Thinking about Murdoch Mysteries

Source: 
https://alibi.uktv.co.uk/murdoch-mysteries/murdoch-mysteries-characters/

There may be thousands of us who have been watching the series prepared as Canadian-British co-production, the Murdoch Mysteries. Honestly, I like the series, I do. But there are a few glitches I noticed in the episodes and I thought to share them, maybe I am not alone with my observations.

During the more than 12 series and over 200 episodes I kept wondering to myself how many people may actually believe the “reconstructed” past reality of the series: I mean how many people may believe that the series depict the true image of 19th-20th century Canada and Toronto. My feeling is that too many. Although this is clearly a fiction story.

The first thing I noticed as I was watching Murdoch episodes was the amount of make-up on the actors and the actresses. This just doesn’t match the era. Detective Murdoch actually has eye-liners on, it’s pretty visible. I don’t understand why, he would look quite good without it.

Similarly, a large amount of make-up is applied to the whole portray of the era, too: the unrealistic neatness of streets, clothes and hairdos, and the unrealistic political correctness when it comes to behavior or communication.

It gave me always the lurking feeling that the image the film shows about the super intelligent, educated, modern and tolerant characters rings false. For example I can hardly imagine that a black woman could become a pathologist without facing discern from the workplace colleagues.

I found this in Wikipedia on History of Canadian women: 

“In the late nineteenth and early twentieth centuries, women made inroads into various professions, including teaching, journalism, social work, and public health. Nursing was well-established.[37] These advances included the establishment of a Women’s Medical College in Toronto (and in Kingston, Ontario) in 1883, attributed in part to the persistence of Emily Stowe, the first female doctor to practise in Canada. Stowe’s daughter, Augusta Stowe-Gullen, became the first woman to graduate from a Canadian medical school.[38] Graduating from medical school did not ensure that women were allowed to attain licensing. Elizabeth Scott Matheson graduated in 1898, but she was refused her licence to practise by the Northwest Territories College of Physicians and Surgeons. The government contracted with her as the district physician for $300 annually in 1901, though she was unable to secure her licence until 1904.[39]

Apart from a token few, women were outsiders to the male-dominated medical profession. As physicians became better organized, they successfully had laws passed to control the practice of medicine and pharmacy and banning marginal and traditional practitioners. Midwifery—practised along traditional lines by women—was restricted and practically died out by 1900.[40] Even so, the great majority of childbirths took place at home until the 1920s, when hospitals became preferred, especially by women who were better educated, more modern, and more trusting in modern medicine.[41]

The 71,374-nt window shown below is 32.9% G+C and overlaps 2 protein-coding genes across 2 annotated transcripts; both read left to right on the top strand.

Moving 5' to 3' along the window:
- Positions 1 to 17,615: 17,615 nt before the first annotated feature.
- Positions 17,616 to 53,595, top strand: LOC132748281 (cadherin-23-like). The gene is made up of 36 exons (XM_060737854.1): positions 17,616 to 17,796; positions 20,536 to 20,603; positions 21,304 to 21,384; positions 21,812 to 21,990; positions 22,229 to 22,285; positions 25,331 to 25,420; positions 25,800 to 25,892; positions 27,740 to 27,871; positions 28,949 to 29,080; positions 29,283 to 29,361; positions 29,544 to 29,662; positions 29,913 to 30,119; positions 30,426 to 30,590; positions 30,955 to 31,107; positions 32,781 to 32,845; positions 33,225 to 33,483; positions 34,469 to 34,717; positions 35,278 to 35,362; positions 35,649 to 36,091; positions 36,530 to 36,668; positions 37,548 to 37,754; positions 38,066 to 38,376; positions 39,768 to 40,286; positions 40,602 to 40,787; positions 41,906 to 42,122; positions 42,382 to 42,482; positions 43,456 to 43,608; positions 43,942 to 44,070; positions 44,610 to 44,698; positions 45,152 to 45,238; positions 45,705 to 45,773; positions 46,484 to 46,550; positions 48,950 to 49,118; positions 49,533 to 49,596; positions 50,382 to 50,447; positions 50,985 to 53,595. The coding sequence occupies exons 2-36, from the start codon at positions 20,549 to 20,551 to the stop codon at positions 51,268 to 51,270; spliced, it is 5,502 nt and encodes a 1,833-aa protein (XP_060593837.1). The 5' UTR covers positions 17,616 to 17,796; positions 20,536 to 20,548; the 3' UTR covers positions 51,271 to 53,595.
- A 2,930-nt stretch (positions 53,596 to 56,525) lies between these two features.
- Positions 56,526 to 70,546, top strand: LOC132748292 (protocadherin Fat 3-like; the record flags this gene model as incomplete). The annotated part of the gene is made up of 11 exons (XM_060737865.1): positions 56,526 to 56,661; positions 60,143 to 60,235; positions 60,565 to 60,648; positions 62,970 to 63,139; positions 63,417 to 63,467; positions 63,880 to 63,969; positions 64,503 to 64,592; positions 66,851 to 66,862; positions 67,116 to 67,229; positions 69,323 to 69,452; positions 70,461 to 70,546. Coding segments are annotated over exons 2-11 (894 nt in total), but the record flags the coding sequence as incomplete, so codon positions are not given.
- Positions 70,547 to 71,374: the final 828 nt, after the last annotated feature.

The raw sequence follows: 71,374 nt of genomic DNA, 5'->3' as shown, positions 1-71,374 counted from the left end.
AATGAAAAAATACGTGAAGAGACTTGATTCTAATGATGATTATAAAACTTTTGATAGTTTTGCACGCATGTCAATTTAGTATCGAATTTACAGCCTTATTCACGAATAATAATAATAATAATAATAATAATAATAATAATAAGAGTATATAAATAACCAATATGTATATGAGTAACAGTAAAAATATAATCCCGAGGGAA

Another strange part is when a dead is body found. I mean the abnormal reaction of the officers, Dr. Ogden or Emily Grace. They often examine the body and the gruesome wounds by hand (no gloves or face mask), and without a flinch like it was a titbit thing. Sometimes they happily note what they see. This is absulutely unnatural. The sight of a corpse normally revolts or shocks those who see it, especially if the poor person died in a violent way. Not to mention, often it has a smell.

Check the contrast, how seriously Columbo reacts when they find a body and what a real forensic detective has to say on crime scenes:

Columbo arrives at the scene (at 3:04 mins)

Check this video: Forensics Detective Reviews Crime Scene Investigations, from ‘Dexter’ to ‘CSI: Miami’ 
https://www.vanityfair.com/video/watch/true-crime-karen-smith-reviews-forensic-scenes

The same is true when many of the romantic scenes take place in the autopsy room, like it would be a lovely café terrace to feel relaxed. Here is some of the music dr. Ogden listens to while dissecting and analysing tissue samples:

I could never understand why the director made it this way, it is just bizarre. 

In the series one cannot ignore the surprising amount of technical nonsense. I mean when Detective Murdoch invents the microwave oven, he creates a drone, travels with a vacuum train, or visits a mock Hagia Sophia. The bunch of ‘novel ideas’ might have even been funnily presented only if they weren’t tinted with the image of Anglo-Saxon (alleged) brilliance.

Most of the time I took them with a small sigh. But I listened with widened eyes when one time, sipping tea and chit-chatting dr. Ogden remarked that if William Murdoch would care about competition he could make better inventions than Nikola Tesla. This is when, if this was brought up in a chat I would react with :facepalm. Why, I ask, are Canadian, British and Americans so sure that they are the sole intelligent humans in the whole universe?? I miss humbleness very much.

I could catch a few prejudices too which were certainly imported from the present to the depicted past. For example in the season 8 / 2 episode when a murdered woman’s body is dissected and dr. Ogden reckons that the bad quality tooth implant indicates that the victim was from Eastern Europe. I am very sensitive to this type of derogative remarks and I went to look after.

Here is what I found: